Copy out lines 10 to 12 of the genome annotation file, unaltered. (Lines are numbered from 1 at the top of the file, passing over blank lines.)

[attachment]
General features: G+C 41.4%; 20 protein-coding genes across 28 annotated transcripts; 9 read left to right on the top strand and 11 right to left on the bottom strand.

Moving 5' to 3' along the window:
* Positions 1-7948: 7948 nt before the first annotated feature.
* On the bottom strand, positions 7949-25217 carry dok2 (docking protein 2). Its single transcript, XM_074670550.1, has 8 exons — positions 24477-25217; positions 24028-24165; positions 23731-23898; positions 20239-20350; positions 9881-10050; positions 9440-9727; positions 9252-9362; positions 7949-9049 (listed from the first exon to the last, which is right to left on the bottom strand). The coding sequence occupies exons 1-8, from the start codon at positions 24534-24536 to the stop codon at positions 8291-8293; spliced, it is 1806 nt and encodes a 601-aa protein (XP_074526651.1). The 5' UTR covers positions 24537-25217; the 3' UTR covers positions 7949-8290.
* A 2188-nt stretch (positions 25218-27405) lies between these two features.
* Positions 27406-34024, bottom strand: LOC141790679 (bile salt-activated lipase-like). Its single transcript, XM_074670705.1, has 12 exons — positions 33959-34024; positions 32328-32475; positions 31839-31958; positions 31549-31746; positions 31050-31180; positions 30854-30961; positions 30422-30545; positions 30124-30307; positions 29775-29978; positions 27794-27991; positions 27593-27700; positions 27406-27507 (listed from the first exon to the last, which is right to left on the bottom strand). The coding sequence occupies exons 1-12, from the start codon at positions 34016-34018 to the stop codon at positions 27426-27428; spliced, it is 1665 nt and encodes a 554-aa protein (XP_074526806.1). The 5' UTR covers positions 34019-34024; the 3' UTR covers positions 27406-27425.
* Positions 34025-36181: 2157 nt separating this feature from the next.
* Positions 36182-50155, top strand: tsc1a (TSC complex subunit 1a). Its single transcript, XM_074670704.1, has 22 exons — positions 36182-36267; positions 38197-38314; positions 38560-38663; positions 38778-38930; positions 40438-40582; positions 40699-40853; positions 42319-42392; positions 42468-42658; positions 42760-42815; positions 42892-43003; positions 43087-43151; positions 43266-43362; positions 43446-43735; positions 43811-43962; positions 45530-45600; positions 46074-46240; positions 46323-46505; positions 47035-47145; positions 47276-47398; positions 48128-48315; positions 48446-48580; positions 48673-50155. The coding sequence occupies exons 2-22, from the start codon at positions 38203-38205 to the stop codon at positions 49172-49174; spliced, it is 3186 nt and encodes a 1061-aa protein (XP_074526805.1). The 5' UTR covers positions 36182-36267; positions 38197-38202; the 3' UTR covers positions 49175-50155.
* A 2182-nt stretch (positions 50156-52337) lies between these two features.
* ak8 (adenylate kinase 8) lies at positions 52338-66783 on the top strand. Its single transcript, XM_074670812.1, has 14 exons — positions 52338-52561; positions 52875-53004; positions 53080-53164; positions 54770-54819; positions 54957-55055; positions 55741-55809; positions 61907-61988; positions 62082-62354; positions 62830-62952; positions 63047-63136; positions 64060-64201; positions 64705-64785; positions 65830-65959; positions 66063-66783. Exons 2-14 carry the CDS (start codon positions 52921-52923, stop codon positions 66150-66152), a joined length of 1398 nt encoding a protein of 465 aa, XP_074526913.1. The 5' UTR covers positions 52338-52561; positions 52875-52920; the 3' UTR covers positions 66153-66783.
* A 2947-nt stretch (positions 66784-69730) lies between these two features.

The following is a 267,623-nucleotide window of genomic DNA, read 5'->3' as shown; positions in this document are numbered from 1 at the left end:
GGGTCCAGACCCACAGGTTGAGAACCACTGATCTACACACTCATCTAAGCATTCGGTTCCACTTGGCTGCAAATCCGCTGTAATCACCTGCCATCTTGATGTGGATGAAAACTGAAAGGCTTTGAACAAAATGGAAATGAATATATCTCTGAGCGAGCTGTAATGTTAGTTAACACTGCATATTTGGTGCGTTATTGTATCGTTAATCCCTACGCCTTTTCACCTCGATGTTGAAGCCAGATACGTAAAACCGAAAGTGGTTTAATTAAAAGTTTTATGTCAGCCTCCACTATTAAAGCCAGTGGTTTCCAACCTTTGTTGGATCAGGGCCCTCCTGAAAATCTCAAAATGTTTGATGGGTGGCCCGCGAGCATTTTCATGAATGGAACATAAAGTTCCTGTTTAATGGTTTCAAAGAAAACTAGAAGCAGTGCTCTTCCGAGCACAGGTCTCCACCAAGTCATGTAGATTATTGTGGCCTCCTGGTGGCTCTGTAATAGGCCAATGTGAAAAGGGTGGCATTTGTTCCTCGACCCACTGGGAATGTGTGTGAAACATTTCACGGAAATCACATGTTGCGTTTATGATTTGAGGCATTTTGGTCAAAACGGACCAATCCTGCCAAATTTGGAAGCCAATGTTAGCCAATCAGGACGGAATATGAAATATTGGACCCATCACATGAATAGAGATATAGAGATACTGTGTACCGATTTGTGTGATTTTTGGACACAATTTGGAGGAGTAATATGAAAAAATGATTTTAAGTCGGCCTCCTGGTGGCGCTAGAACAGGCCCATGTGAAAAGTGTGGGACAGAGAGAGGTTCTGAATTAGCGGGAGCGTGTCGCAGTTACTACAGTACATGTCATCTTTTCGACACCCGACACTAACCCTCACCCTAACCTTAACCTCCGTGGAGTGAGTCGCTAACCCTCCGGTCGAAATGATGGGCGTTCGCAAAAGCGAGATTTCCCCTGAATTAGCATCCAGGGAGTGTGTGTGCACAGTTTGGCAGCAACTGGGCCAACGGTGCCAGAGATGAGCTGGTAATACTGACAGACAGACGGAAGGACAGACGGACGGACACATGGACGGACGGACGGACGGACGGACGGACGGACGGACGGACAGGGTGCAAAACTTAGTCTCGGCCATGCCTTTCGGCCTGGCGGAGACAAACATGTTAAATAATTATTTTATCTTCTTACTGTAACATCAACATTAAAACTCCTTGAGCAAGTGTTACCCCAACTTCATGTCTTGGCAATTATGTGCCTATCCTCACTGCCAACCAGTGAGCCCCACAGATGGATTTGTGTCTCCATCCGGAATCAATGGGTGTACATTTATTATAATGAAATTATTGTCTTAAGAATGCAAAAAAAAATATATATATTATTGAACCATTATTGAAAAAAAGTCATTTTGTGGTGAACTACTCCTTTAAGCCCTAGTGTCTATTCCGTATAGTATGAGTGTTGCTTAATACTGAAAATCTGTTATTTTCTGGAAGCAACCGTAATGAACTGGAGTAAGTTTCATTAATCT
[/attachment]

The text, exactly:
* ak8 (adenylate kinase 8) lies at positions 52338-66783 on the top strand. Its single transcript, XM_074670812.1, has 14 exons — positions 52338-52561; positions 52875-53004; positions 53080-53164; positions 54770-54819; positions 54957-55055; positions 55741-55809; positions 61907-61988; positions 62082-62354; positions 62830-62952; positions 63047-63136; positions 64060-64201; positions 64705-64785; positions 65830-65959; positions 66063-66783. Exons 2-14 carry the CDS (start codon positions 52921-52923, stop codon positions 66150-66152), a joined length of 1398 nt encoding a protein of 465 aa, XP_074526913.1. The 5' UTR covers positions 52338-52561; positions 52875-52920; the 3' UTR covers positions 66153-66783.
* A 2947-nt stretch (positions 66784-69730) lies between these two features.

The following is a 267,623-nucleotide window of genomic DNA, read 5'->3' as shown; positions in this document are numbered from 1 at the left end: